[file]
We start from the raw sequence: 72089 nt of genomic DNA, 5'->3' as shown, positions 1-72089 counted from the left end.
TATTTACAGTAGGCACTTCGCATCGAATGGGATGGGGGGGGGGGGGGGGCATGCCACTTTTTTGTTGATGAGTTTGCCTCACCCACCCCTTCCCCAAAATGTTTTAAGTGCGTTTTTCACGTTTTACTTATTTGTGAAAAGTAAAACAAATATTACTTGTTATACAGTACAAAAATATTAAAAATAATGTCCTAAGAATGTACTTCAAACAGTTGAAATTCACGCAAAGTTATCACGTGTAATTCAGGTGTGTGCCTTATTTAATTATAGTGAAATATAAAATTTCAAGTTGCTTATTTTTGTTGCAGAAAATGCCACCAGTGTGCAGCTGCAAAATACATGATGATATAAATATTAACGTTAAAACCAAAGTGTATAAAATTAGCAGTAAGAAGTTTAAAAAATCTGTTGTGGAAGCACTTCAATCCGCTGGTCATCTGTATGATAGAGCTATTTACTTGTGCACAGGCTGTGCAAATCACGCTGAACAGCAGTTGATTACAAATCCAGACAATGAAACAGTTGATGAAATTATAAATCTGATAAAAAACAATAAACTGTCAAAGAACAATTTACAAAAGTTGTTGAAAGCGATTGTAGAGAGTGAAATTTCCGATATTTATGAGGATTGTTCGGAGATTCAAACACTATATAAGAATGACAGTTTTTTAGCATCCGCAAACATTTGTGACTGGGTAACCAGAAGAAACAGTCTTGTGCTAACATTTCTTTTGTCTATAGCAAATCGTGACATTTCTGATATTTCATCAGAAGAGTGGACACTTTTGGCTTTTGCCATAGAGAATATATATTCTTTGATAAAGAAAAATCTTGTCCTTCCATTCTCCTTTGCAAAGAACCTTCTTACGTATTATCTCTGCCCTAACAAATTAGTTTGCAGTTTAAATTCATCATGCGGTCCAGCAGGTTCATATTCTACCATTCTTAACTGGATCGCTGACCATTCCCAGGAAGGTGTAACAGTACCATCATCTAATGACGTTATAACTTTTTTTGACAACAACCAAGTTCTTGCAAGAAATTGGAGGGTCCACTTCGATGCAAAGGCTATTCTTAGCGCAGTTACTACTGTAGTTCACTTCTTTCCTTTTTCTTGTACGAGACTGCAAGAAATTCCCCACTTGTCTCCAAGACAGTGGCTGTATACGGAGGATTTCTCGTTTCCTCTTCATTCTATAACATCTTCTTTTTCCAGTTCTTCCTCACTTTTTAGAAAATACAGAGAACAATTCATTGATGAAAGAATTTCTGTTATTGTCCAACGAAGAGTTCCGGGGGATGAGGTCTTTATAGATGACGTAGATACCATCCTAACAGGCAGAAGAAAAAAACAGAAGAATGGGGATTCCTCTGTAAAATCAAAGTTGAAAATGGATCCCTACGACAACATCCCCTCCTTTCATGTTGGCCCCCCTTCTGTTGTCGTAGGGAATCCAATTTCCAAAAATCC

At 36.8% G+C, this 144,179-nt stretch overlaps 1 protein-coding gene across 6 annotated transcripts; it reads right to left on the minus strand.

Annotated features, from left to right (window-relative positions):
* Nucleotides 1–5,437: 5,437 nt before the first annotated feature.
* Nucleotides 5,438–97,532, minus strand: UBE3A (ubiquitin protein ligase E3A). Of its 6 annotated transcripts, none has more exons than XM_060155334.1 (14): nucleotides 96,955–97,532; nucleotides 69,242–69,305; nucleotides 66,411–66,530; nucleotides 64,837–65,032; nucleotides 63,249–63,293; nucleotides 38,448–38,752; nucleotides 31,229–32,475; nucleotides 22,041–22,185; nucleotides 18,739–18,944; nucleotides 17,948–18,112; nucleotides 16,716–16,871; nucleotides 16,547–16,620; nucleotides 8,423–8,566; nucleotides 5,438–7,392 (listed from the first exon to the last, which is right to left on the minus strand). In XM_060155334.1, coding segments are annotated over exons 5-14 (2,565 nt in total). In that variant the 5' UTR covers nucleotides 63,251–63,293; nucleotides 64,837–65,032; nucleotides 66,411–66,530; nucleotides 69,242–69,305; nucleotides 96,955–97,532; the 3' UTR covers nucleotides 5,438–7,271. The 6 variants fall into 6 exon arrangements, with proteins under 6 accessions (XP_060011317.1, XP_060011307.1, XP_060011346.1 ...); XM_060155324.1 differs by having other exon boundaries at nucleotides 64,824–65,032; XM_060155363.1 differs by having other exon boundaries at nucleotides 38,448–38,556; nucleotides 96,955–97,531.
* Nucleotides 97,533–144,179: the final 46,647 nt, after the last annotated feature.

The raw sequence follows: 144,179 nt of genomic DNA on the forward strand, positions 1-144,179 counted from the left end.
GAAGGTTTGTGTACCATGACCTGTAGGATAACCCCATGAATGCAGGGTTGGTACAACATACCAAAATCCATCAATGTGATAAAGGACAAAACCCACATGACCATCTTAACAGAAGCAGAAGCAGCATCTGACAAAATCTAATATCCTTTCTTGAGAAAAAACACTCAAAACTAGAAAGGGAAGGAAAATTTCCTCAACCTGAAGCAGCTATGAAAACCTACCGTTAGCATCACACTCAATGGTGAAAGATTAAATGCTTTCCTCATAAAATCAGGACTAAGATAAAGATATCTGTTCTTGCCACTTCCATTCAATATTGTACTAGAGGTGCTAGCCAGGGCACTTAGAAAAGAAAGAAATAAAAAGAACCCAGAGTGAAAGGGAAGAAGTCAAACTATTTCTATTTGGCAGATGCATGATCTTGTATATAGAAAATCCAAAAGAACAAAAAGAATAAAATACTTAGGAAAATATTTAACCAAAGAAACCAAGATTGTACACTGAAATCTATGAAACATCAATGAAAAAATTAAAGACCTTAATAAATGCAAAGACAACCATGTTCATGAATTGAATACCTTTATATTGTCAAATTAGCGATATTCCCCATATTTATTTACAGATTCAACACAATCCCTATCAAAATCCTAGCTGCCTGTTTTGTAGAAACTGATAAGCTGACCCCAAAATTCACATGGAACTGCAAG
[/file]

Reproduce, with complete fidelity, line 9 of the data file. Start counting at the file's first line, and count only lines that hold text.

GAAGGTTTGTGTACCATGACCTGTAGGATAACCCCATGAATGCAGGGTTGGTACAACATACCAAAATCCATCAATGTGATAAAGGACAAAACCCACATGACCATCTTAACAGAAGCAGAAGCAGCATCTGACAAAATCTAATATCCTTTCTTGAGAAAAAACACTCAAAACTAGAAAGGGAAGGAAAATTTCCTCAACCTGAAGCAGCTATGAAAACCTACCGTTAGCATCACACTCAATGGTGAAAGATTAAATGCTTTCCTCATAAAATCAGGACTAAGATAAAGATATCTGTTCTTGCCACTTCCATTCAATATTGTACTAGAGGTGCTAGCCAGGGCACTTAGAAAAGAAAGAAATAAAAAGAACCCAGAGTGAAAGGGAAGAAGTCAAACTATTTCTATTTGGCAGATGCATGATCTTGTATATAGAAAATCCAAAAGAACAAAAAGAATAAAATACTTAGGAAAATATTTAACCAAAGAAACCAAGATTGTACACTGAAATCTATGAAACATCAATGAAAAAATTAAAGACCTTAATAAATGCAAAGACAACCATGTTCATGAATTGAATACCTTTATATTGTCAAATTAGCGATATTCCCCATATTTATTTACAGATTCAACACAATCCCTATCAAAATCCTAGCTGCCTGTTTTGTAGAAACTGATAAGCTGACCCCAAAATTCACATGGAACTGCAAG